This page summarizes the lectures and mentions the suggested reading assignments.
This summary is quite brief, and its intention is to help the student and
instructor recollect what was covered. It is no substitute for participating
in the lectures.
- Lecture 1: The problem of counting inversions in an array, and a divide-and-conquer algorithm for the problem based on modifying mergesort. Section 5.3 of the book.
- Lecture 2: The discussion on quicksort, median finding, and integer
multiplication follows Sections 1.4--1.7 of Jeff Erickson's lecture notes.
- Lecture 1: Median finding
- Lecture 2: Integer Multiplication. Besides the notes mentioned above, this is also covered in Section 5.5 of the text.
- Lecture 1: Closest pair from Section 5.4 of the text. Some old
lecture notes on the material.
- Lecture 2: Weighted Interval Scheduling from Section 6.1 -- formulating
a recursive approach, and specializing it to ensure that the number of
distinct recursive subproblems solved is polynomial.
- Lecture 1: Memoizing the recursion and analyzing the running time. And
an iterative, dynamic programming approach. Introduction to a segmentation problem related to Section 6.3 of the text, but not quite the same thing.
- Lecture 2: Completing the algorithm for the segmentation problem. The
knapsack problem from Section 6.4.
- Lecture 1: Shortest paths in graphs, from Section 6.8. Motivating it
as a problem that other problems can be solved with.
- Lecture 2: Completing the algorithm for shortest paths.
- Lecture 1: Introduction to probability (Sample space, events, independence). One reference is Section 13.12.
Contention Resolution Protocol from Section 13.1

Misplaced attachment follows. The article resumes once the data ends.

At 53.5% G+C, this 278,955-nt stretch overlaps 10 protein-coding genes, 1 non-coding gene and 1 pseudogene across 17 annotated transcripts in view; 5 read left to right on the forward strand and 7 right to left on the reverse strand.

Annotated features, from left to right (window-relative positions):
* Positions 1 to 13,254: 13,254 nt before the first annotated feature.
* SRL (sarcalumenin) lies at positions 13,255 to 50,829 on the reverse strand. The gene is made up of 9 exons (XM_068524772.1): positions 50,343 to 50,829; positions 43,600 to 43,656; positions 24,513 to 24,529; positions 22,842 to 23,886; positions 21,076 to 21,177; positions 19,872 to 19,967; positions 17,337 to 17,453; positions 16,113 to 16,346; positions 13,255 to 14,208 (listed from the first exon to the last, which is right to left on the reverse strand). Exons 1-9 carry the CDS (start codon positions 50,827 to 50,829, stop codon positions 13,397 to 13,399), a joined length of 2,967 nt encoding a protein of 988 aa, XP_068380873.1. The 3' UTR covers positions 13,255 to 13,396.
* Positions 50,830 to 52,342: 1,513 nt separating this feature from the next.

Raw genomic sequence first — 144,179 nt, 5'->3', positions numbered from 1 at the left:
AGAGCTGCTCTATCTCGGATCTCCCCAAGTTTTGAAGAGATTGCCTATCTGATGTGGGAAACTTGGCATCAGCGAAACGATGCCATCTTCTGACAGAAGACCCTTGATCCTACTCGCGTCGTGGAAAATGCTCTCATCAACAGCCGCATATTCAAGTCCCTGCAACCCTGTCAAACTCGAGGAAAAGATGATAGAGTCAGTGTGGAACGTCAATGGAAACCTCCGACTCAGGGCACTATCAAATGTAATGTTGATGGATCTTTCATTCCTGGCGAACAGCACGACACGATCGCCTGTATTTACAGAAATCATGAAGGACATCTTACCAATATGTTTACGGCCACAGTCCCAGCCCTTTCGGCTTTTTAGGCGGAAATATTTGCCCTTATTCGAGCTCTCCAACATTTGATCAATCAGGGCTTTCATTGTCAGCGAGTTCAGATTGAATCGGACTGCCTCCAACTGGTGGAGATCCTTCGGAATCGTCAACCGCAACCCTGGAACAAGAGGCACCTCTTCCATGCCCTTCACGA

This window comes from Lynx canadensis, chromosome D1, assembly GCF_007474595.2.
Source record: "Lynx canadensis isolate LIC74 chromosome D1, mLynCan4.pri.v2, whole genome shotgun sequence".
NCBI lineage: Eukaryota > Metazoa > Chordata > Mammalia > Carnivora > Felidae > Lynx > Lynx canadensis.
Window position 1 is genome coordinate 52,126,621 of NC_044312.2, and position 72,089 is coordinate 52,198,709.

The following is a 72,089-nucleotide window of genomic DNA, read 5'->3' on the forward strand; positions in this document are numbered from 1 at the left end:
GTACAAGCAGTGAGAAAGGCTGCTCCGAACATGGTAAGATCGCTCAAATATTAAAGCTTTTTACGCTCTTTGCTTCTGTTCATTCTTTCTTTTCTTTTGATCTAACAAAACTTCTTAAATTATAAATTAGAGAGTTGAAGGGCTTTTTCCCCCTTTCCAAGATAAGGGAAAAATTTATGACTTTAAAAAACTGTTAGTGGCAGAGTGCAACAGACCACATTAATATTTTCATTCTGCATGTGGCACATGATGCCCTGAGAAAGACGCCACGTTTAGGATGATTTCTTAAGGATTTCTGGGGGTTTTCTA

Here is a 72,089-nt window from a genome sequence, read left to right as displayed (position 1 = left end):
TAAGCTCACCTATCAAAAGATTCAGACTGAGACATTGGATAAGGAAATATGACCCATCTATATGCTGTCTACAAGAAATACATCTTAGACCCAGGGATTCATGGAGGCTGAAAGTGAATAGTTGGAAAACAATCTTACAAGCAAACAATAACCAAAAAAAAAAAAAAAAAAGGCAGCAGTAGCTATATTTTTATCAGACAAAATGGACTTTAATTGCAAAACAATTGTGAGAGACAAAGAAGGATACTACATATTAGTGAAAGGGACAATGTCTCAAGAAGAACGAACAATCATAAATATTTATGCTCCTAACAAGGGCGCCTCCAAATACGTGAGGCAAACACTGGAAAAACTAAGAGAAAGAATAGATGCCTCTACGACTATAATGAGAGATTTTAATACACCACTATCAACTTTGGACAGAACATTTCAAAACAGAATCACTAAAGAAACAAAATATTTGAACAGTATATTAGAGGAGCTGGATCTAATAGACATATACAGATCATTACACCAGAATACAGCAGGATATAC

- Lecture 2: Completing the Contention Resolution Analysis. Global Min-Cuts from 13.2 and Chapter 13 of Jeff Erickson's lecture notes.
- Lecture 1: Completing the analysis of the global min-cut. Probability amplification by repeating. Amplifying the
probability more efficiently (see Jeff Erickson's notes).
- Lecture 2: Random variables, expectation, and calculations for some illustrative examples. Section 13.3 of the text.
- Lecture 1: Coupon collection (13.3), and the expected time for the randomized median finding algorithm (13.5).
- Lecture 2: Midterm.
- Lecture 1: Expected time analysis of quicksort. Notes from Motwani and
Raghavan's book posted within `content' tab of icon.
- Lecture 2: Hashing.
- Lecture 1: Hashing completed -- Section 13.6 is a reference.
- Lecture 2: Network Flow. Slides from textbook on ICON.
- Lecture 1: Network flow continued.
- lecture 2: Network Flow - choosing good augmenting paths (Section 7.3)
- Lecture 1: Network flow applications (bipartite matching and baseball
elimination). Slides from textbook on ICON.
- Lecture 2: Network flow applications (baseball elimination and
- Lecture 1: CNF-Satisfiability and Maximum Independent set problems. Reduction of perfect matching to CNF satisfiability, maximum bipartite matching to maximum independent set, and CNF satisfiability to maximum independent set. This marks our transition to studying NP-completeness, from Chapter 8 of the book.
- Lecture 2: Polynomial time reducibility and efficient verifiers. Slides are here . P, NP, and NP-completeness. NP-completeness of CNF-SAT and independent set.
- Lecture 1: NP-completeness and its significance. NP-completeness of CNF-SAT and independent set. NP-completeness of subset sum (from slides in ICON)
- Lecture 2: NP-completeness of 3-Colorability.
- Lecture 1: Two proofs for the NP-completeness of Set Cover -- One via
a reduction from 3CNF-SAT, and the other via a reduction from Independent Set
to Vertex Cover and from Vertex Cover to Set Cover. A very brief survey of
approaches to NP-complete problems.
- Lecture 2: Problem Solving.